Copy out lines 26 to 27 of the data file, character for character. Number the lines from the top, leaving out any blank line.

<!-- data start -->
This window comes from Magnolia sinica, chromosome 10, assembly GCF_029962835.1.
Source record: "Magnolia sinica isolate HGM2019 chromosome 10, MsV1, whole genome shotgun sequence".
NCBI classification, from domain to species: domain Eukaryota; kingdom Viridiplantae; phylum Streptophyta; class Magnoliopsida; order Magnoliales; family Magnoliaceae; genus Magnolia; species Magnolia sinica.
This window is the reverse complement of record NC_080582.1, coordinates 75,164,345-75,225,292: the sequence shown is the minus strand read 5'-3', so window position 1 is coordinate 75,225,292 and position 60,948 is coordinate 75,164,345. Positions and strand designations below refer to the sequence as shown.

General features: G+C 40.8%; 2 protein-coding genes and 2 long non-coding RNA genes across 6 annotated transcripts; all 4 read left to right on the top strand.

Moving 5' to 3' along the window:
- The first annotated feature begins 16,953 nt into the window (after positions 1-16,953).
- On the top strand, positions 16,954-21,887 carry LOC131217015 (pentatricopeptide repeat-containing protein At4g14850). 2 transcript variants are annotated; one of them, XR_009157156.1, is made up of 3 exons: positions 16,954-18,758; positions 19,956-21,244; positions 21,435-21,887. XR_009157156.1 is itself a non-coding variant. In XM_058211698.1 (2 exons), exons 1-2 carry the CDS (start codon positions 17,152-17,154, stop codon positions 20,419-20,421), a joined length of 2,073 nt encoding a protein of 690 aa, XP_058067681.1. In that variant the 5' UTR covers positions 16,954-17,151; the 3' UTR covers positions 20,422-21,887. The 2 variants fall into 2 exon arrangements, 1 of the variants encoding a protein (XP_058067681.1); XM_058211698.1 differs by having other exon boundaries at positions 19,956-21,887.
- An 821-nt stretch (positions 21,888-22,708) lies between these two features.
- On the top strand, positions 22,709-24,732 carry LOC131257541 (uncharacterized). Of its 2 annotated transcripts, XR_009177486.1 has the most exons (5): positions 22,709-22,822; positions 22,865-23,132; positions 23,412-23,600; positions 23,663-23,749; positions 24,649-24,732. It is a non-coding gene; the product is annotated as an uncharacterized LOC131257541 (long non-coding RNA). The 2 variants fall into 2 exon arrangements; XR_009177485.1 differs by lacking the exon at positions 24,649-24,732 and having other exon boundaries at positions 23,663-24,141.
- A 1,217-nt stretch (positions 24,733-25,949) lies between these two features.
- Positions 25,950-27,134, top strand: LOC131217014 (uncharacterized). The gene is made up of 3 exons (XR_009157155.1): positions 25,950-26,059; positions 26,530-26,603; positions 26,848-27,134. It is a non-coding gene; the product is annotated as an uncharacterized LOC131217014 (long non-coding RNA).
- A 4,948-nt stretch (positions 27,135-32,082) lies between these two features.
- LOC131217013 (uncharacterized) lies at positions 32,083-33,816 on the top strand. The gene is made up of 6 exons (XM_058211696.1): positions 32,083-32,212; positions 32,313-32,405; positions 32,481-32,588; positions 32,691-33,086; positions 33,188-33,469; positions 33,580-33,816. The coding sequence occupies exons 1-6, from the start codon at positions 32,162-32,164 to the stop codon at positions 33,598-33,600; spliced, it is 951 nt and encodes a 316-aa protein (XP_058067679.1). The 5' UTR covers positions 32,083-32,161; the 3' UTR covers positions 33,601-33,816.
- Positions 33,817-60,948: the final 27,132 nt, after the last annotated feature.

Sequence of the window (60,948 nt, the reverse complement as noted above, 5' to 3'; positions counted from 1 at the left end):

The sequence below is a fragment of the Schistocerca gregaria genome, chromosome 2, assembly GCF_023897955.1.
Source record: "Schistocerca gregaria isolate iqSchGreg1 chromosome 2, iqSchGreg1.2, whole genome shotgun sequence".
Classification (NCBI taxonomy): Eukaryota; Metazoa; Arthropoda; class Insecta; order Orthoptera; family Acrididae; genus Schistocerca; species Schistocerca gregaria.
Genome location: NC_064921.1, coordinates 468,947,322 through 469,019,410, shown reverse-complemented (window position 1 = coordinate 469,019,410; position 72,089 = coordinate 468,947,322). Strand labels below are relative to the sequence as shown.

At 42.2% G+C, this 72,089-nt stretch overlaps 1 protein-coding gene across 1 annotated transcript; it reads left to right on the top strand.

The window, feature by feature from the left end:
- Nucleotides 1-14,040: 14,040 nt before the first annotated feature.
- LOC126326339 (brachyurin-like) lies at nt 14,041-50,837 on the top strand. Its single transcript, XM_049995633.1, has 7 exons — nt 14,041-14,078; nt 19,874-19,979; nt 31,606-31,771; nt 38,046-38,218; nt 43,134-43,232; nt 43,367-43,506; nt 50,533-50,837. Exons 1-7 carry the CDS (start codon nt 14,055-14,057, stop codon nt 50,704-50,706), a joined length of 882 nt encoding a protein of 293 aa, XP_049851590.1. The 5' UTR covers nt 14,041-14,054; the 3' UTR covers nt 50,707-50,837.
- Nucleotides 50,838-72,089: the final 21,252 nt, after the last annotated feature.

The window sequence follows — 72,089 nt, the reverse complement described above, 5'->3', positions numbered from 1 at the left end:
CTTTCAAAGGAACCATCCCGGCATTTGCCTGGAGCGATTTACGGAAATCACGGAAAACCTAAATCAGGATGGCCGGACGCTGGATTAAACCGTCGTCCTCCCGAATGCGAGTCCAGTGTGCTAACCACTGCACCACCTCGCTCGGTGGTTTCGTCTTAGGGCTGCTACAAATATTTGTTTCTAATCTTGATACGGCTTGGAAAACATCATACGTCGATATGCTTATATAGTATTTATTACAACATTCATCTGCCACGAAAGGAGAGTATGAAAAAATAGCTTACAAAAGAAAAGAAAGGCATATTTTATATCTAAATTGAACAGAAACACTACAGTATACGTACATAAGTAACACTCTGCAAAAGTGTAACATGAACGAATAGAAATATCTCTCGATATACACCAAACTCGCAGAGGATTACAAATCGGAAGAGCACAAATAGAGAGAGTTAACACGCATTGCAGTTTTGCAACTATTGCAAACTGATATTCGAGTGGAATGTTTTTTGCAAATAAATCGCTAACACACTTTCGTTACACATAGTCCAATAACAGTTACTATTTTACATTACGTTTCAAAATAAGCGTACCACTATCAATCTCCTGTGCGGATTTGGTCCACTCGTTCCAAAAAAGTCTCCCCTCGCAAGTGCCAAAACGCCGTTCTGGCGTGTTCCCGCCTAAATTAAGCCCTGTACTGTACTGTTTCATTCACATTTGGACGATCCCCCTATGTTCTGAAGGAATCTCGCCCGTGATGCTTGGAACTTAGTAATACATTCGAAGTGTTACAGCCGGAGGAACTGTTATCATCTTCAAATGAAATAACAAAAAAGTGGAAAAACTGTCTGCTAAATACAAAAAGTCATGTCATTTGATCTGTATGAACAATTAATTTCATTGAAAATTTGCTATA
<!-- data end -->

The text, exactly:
The window sequence follows — 72,089 nt, the reverse complement described above, 5'->3', positions numbered from 1 at the left end:
CTTTCAAAGGAACCATCCCGGCATTTGCCTGGAGCGATTTACGGAAATCACGGAAAACCTAAATCAGGATGGCCGGACGCTGGATTAAACCGTCGTCCTCCCGAATGCGAGTCCAGTGTGCTAACCACTGCACCACCTCGCTCGGTGGTTTCGTCTTAGGGCTGCTACAAATATTTGTTTCTAATCTTGATACGGCTTGGAAAACATCATACGTCGATATGCTTATATAGTATTTATTACAACATTCATCTGCCACGAAAGGAGAGTATGAAAAAATAGCTTACAAAAGAAAAGAAAGGCATATTTTATATCTAAATTGAACAGAAACACTACAGTATACGTACATAAGTAACACTCTGCAAAAGTGTAACATGAACGAATAGAAATATCTCTCGATATACACCAAACTCGCAGAGGATTACAAATCGGAAGAGCACAAATAGAGAGAGTTAACACGCATTGCAGTTTTGCAACTATTGCAAACTGATATTCGAGTGGAATGTTTTTTGCAAATAAATCGCTAACACACTTTCGTTACACATAGTCCAATAACAGTTACTATTTTACATTACGTTTCAAAATAAGCGTACCACTATCAATCTCCTGTGCGGATTTGGTCCACTCGTTCCAAAAAAGTCTCCCCTCGCAAGTGCCAAAACGCCGTTCTGGCGTGTTCCCGCCTAAATTAAGCCCTGTACTGTACTGTTTCATTCACATTTGGACGATCCCCCTATGTTCTGAAGGAATCTCGCCCGTGATGCTTGGAACTTAGTAATACATTCGAAGTGTTACAGCCGGAGGAACTGTTATCATCTTCAAATGAAATAACAAAAAAGTGGAAAAACTGTCTGCTAAATACAAAAAGTCATGTCATTTGATCTGTATGAACAATTAATTTCATTGAAAATTTGCTATA